Collaborative learning communities can be assessed ongoing formative and summative. Palloff and Pratt (2005) from Palloff and Pratt (2003) suggest:
- “Design learner-centered assessments that include self-reflection.”
- “Design and include grading rubrics to assess contributions to the discussion as for assignments, projects, and the collaboration itself.”
- “Use assessment techniques that fit the context and align with learning objectives.”
There are other ways such as a portfolio, but an instructor has to take on an active role as a facilitator for an accurate assessment to be done. Feedback as well from the participants and instructor can take learning one step higher for example our discussion boards. All of these are ways in which the learner can be assessed for participation.
One way to deal with a student who does not want to participate, “minimize group difficulties, negotiations between team members should occur at the start of any new activity so that members know how each expects to participate, any limitations on participation that may occur preferred styles of communication, conflicting demands, and so forth” (Palloff and Pratt, 2005). When the expectations are clearly defined there are less chances of that defiant student to not participate.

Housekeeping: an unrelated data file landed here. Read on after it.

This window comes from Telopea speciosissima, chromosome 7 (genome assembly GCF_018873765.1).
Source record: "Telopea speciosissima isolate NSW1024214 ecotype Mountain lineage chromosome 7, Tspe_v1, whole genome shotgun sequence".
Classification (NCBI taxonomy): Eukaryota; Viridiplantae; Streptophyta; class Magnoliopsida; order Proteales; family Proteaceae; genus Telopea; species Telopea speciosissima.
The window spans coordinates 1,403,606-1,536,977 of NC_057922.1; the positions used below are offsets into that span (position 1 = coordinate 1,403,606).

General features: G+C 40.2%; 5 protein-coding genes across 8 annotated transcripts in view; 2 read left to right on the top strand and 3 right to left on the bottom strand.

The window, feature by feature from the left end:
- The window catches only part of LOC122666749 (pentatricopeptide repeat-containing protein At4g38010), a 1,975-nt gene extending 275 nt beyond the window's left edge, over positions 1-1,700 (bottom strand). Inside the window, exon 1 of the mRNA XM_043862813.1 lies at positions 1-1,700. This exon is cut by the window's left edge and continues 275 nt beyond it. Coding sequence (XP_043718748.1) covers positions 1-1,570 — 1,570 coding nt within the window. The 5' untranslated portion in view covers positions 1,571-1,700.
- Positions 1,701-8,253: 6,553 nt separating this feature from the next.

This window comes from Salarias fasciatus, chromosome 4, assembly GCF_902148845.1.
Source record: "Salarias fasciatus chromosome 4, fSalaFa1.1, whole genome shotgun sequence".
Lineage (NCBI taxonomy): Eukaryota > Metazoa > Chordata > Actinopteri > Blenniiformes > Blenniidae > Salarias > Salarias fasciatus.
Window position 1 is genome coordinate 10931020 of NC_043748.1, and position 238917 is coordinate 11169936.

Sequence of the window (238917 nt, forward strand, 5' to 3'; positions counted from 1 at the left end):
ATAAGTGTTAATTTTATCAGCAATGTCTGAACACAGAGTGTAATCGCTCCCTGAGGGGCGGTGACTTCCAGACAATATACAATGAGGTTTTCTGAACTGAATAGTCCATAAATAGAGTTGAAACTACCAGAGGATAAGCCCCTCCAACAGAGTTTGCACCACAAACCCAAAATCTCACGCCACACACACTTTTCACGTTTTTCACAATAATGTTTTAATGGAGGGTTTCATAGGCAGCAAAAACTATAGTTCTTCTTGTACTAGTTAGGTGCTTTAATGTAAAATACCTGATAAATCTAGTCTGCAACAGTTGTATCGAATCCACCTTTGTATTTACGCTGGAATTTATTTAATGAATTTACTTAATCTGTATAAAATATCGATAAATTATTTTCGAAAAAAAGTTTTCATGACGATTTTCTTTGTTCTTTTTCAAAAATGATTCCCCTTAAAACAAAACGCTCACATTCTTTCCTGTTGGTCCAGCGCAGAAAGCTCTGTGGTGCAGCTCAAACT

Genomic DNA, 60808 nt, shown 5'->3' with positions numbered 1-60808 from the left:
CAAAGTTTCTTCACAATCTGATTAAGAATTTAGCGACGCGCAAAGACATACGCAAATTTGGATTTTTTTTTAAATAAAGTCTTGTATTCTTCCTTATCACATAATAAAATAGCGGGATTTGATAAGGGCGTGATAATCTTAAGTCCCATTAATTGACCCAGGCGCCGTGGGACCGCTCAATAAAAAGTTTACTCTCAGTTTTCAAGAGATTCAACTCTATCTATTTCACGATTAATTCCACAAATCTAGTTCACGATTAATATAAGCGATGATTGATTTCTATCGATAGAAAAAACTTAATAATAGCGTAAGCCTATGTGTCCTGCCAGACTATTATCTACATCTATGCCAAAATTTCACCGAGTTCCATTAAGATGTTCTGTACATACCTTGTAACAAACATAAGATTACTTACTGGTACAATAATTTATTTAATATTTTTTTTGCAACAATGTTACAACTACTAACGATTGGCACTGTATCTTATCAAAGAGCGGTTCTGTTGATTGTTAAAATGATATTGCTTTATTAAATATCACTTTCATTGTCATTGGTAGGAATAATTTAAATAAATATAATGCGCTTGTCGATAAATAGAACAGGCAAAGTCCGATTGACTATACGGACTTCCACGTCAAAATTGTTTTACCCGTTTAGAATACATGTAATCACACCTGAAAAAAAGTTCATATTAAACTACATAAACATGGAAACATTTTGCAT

Siemen (2008) provides valid points on assessment for the students and educators, “Assessment is a teaching-based activity that provides an opportunity to give feedback and evaluate ourselves as educators.” If a student does not want to participate the teacher should reevaluate the beginning guidelines. The instructor must engage in the learning community to deter the student from becoming the non-participant.
Laureate Education, Inc. (2008). Principles of distance education: Assessment of collaborative learning. Baltimore, MD: Author.
Palloff, R. M., & Pratt, K. (2005). Collaborating online: Learning together in community. San Francisco: Jossey-Bass.
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